Gastroenteritis Flashcards Preview

Clinical Pathology > Gastroenteritis > Flashcards

Flashcards in Gastroenteritis Deck (42):
1

what is the perfect environment for organisms to grow in- dry or moist sites

moist

2

what are the main beneficial effects of commensal flora of the gut.

metabolism, colonisation resistance, antibody induction

3

examples of 2 obligate anaerobes

clostridia, bifidobacteria

4

what pathogens are vitamins B12 and k secreted by

commensal eneteric bacteria

5

examples of 2 facultative anaerobes

enterobacteriacea and enterococci.

6

what are the most common bacterial causes of diahorrhea

salmonela, shinglla, E coli, Campylobacter, vibrio cholera, clostridium difficile, staph auerus, bacillus cerues

7

what are the most common parasitic causes of diarrhoea

Parasitic- Entamoeba hist, Giardia lamblia, cyrptospodium

8

what are the most common viral causes of diarrhoea

Viral- norovirus- rotavirus

9

what are the presenting complaint symptoms of gastroenetriritis

• Acute onset
• Vomiting AND/OR diarrhoea (frequency, mucous, blood).
• Abdominal pain
• Systemic-fever

10

complications of gastroenteritis

dehydration, renal failure, Haemolytic urea syndrome, toxic mega colon, salmonella, GBS (Guillain-Barre Syndrome)

11

common investigations in gastroenteritis

• Bloods – FBC, U&E, CRP, blood cultures- what is causing the infection
• AXR (abdominal X-ray) – if severe
• Stool
– Ova, parasites and cysts ‘OCP’
– Microscopy, culture and sensitivity ‘MC&S’
– Clostridium difficile toxin ‘CDT’
– Viral PCR- difficult to interpret due to 100’s of normal gut flora(coliforms)

12

what is the most common cause of viral gastroenteritis

norovirus

13

what are the symptoms of viral gastroenteritis

diahorrhea and projectile vomitting.

14

treatment of viral gastroenteritis

drinks water to avoid dehydration, stay away from work and good hygiene.

15

how to prevent viral gastroenetitis

rotovirus vaccine

16

how is cryptospordium transferred to humans

water bourne/ food bourne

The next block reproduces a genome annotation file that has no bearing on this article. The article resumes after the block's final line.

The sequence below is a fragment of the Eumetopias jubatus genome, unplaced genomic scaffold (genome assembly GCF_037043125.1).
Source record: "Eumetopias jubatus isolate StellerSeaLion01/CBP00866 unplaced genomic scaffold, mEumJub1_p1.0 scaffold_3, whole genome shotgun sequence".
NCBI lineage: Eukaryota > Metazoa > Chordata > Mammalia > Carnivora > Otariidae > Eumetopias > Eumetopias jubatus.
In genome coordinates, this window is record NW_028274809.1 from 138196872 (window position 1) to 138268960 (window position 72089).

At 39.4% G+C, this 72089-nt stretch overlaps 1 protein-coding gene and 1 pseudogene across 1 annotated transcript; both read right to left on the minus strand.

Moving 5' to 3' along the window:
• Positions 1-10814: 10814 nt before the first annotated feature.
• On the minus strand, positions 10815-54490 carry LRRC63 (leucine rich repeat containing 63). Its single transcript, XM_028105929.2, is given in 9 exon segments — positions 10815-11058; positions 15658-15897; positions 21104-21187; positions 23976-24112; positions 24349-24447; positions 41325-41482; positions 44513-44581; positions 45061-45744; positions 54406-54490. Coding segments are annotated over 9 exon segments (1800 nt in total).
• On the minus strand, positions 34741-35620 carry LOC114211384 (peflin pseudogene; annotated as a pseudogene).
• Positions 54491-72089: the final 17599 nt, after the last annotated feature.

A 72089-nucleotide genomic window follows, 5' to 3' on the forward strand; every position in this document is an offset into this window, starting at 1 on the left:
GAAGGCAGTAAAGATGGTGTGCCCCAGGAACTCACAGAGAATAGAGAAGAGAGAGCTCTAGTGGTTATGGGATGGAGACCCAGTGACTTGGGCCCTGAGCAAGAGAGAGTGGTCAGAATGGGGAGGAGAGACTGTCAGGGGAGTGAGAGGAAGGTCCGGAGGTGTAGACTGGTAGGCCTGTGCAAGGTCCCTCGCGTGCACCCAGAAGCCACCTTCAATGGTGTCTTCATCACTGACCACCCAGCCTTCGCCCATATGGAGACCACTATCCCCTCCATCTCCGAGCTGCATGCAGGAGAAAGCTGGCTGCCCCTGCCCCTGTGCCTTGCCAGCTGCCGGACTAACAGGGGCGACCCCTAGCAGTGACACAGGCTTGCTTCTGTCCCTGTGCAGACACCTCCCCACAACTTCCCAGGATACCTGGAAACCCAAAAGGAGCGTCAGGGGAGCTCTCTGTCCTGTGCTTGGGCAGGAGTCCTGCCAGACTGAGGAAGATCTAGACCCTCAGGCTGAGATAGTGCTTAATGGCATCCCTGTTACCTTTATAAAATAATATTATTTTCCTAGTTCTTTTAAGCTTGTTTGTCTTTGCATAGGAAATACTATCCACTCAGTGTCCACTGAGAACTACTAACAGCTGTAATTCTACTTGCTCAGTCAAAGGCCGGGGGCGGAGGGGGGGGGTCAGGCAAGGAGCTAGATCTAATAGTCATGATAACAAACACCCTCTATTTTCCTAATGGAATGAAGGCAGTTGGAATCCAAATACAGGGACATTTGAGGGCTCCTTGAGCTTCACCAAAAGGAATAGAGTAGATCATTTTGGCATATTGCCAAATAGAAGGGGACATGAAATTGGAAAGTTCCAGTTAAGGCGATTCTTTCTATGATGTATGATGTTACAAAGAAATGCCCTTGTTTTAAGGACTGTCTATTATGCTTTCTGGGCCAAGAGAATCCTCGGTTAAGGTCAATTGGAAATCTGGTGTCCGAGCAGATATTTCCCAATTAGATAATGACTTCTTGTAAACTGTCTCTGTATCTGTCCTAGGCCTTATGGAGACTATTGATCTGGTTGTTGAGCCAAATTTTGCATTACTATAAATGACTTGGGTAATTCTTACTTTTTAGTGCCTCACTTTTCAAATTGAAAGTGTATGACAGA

17

symptoms of cryptospordium parasitic gastroenteritis

watery diahorrhea.

18

what chemical are the oocytes of cryptosporidium resistant to

chlorine

19

2 ways in which bacteria can cause gastroenteritis

produce toxin (eneterotoxin
bacteria itself (adherence)

20

enterotoxin (bacteria producing toxin) organism which causes gastroenteritis

– Vibrio cholerae
– Escherichia coil (entertoxigenic – ETEC, verotoxigenic - VTEC)
– Clostridium perfringens
– Staphylococcus aureus
– Bacillus cereus
– Clostridium difficile

21

bacterial which causes gastroenerteritis itself. (adherence)

– Shigella sonnei / flexneri
– Escherichia coil (entertoadherent – EAEC)
– Campylobacter jejuni
– Salmonellae

22

what is the name of the toxin produced by E.coli

shiga toxin

23

what is the source of E coli

cattle

24

symptoms associated with E coli infection

HUS (haemolytic uraemic syndrome)

25

pathogenesis of E coli

toxin activates G protein leading to increased cAMP, activates ion channels, chloride ions leave and water follows.
killing bacteria can result in release of more toxin and making the disease worse

26

where is salmonella transmitted from

abroad from food or drink.

27

4 types of salmonella causing organisms

S. typhi, S. paratyphi, S. enteritidis, S. typhimurium

28

what is the difference between typhoid and paratyphoid salmonella

typhoid- affects cells outside the GI tract
Parathyphoid- stays within the Gl tract

29

supporative management of gastroenteritis

avoid antibiotics- salmonella and E. coli
antibiotics- prolonged camplyobacter and very young/old.

30

how much time after antibiotic treatment does antibiotic associated diahorrhea occur

months after treatment

31

what causes antibiotic associated diahorrehea.

disruption to gut flora
1. Change in metabolism (carbohydrates / bile acids), leads to osmotic change and diarrhoea.
2. Overgrowth of pathogenic organisms

32

most common cause of antibiotic associated diahorrehea.

C.diff

33

severe symptoms of antibiotic associated diahorrehea.

pseudomembranous colitis
- Toxic mega colon, perforation, shock

34

high risk antibiotics for antibiotic associated diahorrehea form C. diff

cephlosporin and clindamycin

35

medium risk antibiotics for antibiotic associated diahorrehea C. diff.

ampicillin, amoxicillin, co-triazole, macrolides, fluroquinolones

36

low risk antibiotics for ntibiotic associated diahorrehea C. diff.

aminoglycosides, metronidazole, anti pseudomonal penicillin, B lactamase inhibitor, tetracycline, rifampicin, vancomycin.

37

control mechanism for C diff

early warning system
reduce risk of transmission
early isolation/cohorting of patients with diarrhoea
• Environmental cleaning, chlorine
• Hand hygiene soap & water
• Examine/optimise/reduce overall antibiotic use
• Limit high risk agents in high risk patients
• Feedback CDI & antibiotic data on a regular basis

38

tretament for C diff antibiotic associated diarrhoea

oral metronidazole / oral vancomycin
new drug- oral fidaxomicin

39

potential risk of antibiotic treatment for C diff antibiotic associated diarrhoea

increased risk of vancomycin resistant enterococci selection
• Potential for emergence of resistance to vancomycin / metronidazole in C. difficile.

40

do patients relapse with antibiotic treatment for C diff antibiotic associated diarrhoea

yes

41

so patients relapse with Faecal transplant for antibiotic treatment for C diff antibiotic associated diarrhoea

no

42

define faecal transplant

• Family faeces used orally or rectally- increases gut flora diversity similar to donor.